If Friday was an evening of dance, then Saturday was definitely all about British rock, so who better to end it on than a Welsh four piece outfit containing the traditional guitars and drums combo. Now when you have been around as long as the 'phonics, had as many hits as they have, there is sometimes a tendency to mix up your greatest hits with new stuff from a forthcoming or current album you might somehow see as superior.
But they don't, they know what the audience wants, and boy do they deliver them with the power, energy, lighting and performance. Some groups sound like they can only really attain their sound in a studio, Kelly Jones, Richard Jones, Javier Weyler and Adam Zindani manage to stick not only faithfully to their studio sound, but also add that extra something which only hearing them live gives you.
Quite simply brilliant, but then with tracks like The Bartender and the Thief, Just Looking, Have a Nice Day, Maybe Tomorrow, Handbags and Gladrags in your arsenal, who could expect anything less. Finishing on Dakota was a smart choice, and an excellent end to another good day in Newport.
Back to the eighties we go with the third from final act of the main stage on the Sunday. The Scottish pop rockers start with something familiar, covering Don't You and ending on Alive and Kicking. Jim Kerr is perhaps somewhat too demanding with the requests to clap, but is forgiven simply for the hand waving he gets going on the final track.
Like a lot of bands from the 80s, their biggest single hits are very catchy, but most of the rest that came from their albums is easily forgotten.
Only song of theirs I know, is Where is My Mind? which most will recognise as that tune from the end of Fight Club. Much described in the press as an influential band that never saw mainstream success, the alternative rock outfit seemed very thankful to be on stage.
A fun way to while away an hour, but their most famous song aside, I really did wonder what the fuss was about. Perhaps they did kick off the whole indie rock scene of the early 90s, many other bands do seem to cite them as an influence, but as a live act they didn't really seem to deserve their position on the bill.
After the disappointment of the Pixies, we get to the closing act of the whole festival. Now my knowledge of Neil Young is pretty poor, it merely extends to the following list of things. A good friend of mine rates him as his favourite artist of all time, but our tastes in music don't cross too heavily so that says little to me. Young has apparently released an album every year since 1966, was born in Canada, has strong left wing political views and doesn't care who knows it.
So not knowing what to expect, I watch as a very uninspiring rig appears slowly on stage, along with what look like the oldest stage equipment I think I've ever seen. This is quite a shock after all the shiny new stuff we've been used to over the last few days.
Some of it looks like old amps which are so brown and aged, they could well be from the 60s, having long since lost any manufacturers labels. And then Young comes on stage, playing acoustic guitar and a mouth organ, he does a pleasant enough track, probably about war, I can't really remember. Then he dumps the mouth organ, plays another gentle track, does a further one alone on an ancient organ.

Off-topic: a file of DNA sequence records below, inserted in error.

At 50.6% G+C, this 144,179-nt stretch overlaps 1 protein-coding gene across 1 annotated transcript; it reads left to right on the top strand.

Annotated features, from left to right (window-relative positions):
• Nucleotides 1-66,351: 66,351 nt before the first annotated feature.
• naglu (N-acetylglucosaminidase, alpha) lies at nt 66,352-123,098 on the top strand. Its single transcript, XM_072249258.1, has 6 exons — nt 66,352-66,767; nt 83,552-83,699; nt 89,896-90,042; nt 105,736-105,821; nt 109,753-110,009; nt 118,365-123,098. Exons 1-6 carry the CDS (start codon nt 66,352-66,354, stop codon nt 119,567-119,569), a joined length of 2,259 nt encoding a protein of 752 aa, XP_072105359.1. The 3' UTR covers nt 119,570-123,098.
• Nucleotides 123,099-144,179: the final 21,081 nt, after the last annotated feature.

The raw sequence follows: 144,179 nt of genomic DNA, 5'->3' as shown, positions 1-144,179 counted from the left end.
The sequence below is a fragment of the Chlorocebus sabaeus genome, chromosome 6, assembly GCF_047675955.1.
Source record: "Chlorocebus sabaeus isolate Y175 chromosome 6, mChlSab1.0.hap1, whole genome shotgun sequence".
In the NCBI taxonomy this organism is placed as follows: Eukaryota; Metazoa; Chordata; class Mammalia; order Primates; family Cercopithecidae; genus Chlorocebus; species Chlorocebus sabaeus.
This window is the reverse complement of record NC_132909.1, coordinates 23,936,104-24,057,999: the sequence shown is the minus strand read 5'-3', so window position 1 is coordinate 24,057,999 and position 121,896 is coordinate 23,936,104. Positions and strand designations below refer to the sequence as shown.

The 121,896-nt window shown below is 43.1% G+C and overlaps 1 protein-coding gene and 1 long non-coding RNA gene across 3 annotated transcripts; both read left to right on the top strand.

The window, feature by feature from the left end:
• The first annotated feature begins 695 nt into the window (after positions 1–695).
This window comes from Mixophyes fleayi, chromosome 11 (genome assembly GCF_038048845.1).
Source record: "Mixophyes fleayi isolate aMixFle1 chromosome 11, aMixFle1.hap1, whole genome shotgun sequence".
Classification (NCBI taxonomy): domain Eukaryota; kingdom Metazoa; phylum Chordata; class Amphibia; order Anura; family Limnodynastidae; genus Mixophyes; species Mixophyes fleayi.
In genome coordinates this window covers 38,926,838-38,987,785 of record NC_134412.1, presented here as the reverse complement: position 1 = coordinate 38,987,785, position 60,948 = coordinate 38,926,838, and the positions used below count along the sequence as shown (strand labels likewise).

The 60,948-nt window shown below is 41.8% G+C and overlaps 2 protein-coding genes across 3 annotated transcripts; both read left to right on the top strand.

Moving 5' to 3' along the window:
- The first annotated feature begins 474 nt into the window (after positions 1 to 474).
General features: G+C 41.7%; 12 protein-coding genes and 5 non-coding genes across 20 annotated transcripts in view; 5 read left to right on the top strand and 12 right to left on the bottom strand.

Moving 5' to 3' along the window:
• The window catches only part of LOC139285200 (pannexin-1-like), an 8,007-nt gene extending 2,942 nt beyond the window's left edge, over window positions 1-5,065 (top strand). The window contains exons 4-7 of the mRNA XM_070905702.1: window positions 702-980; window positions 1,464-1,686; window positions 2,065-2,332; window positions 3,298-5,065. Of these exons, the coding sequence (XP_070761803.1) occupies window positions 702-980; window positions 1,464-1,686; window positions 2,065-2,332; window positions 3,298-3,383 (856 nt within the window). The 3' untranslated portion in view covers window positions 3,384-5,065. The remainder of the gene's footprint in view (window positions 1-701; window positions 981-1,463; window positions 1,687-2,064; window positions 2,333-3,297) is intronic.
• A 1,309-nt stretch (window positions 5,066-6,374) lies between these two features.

Now joined by the rest of his band, he does one final acoustic number, and I have to confess at this point that I'm pleasantly enjoying it all but really unsure as to why this really old looking guy in gingham plaid shirt is the final and biggest act at this festival, let alone the other two (maybe more) he is also appearing at this summer.
And then he puts down the acoustic and picks up the electric guitar, after which point the entire crowd becomes part of a moment. Those who study popular music history to any sort of degree will be aware of the moment Bob Dylan went electric for the first time at a live concert, the Newport Folk Festival, this being in America. During the headline of that festival, many fans booed the artist when he switched, yet here in another Newport far away in both place and time, the reaction was different.
Young began a track called Hey Hey, My My (Into The Black), and proceeded to produce the most amazing guitar rock I think I have ever heard. From there on in, it was a performance that sent shivers down the spine, as a 63 year old man gave us one blazing guitar solo after another, and pretty much showed anybody that might even be remotely unsure, what the hell rock and roll was about.
He ended the main set with what can only be described as an epic rendition of Rockin' In The Free World, which every time it appeared to be ending, threw us all back into the chorus, time after time, and everyone loved every second of it. The encore finished with a cover of Beatles track A Day In The Life, during the finale of which he broke all the strings of his guitar, and walked off, leaving everyone wanting more.
Alas all we got was a nice tune over the sound system, synchronised to a really decent fireworks display. A poor second best, but only because Young was so good.
For atmosphere, friendliness, organisation and artist line up, this year was an excellent one over on the Isle of Wight. Sure, commercialism has become an important part of the festival, but it never crossed the line of being too intrusive. Yes, whoever directed the video screens often picked a shot of no relevance or interest, which might have annoyed anyone who couldn't see the stage, but that is a minor niggle.
This could be a hard act to follow for next year, but I wish them every luck, especially as I hope to be there again.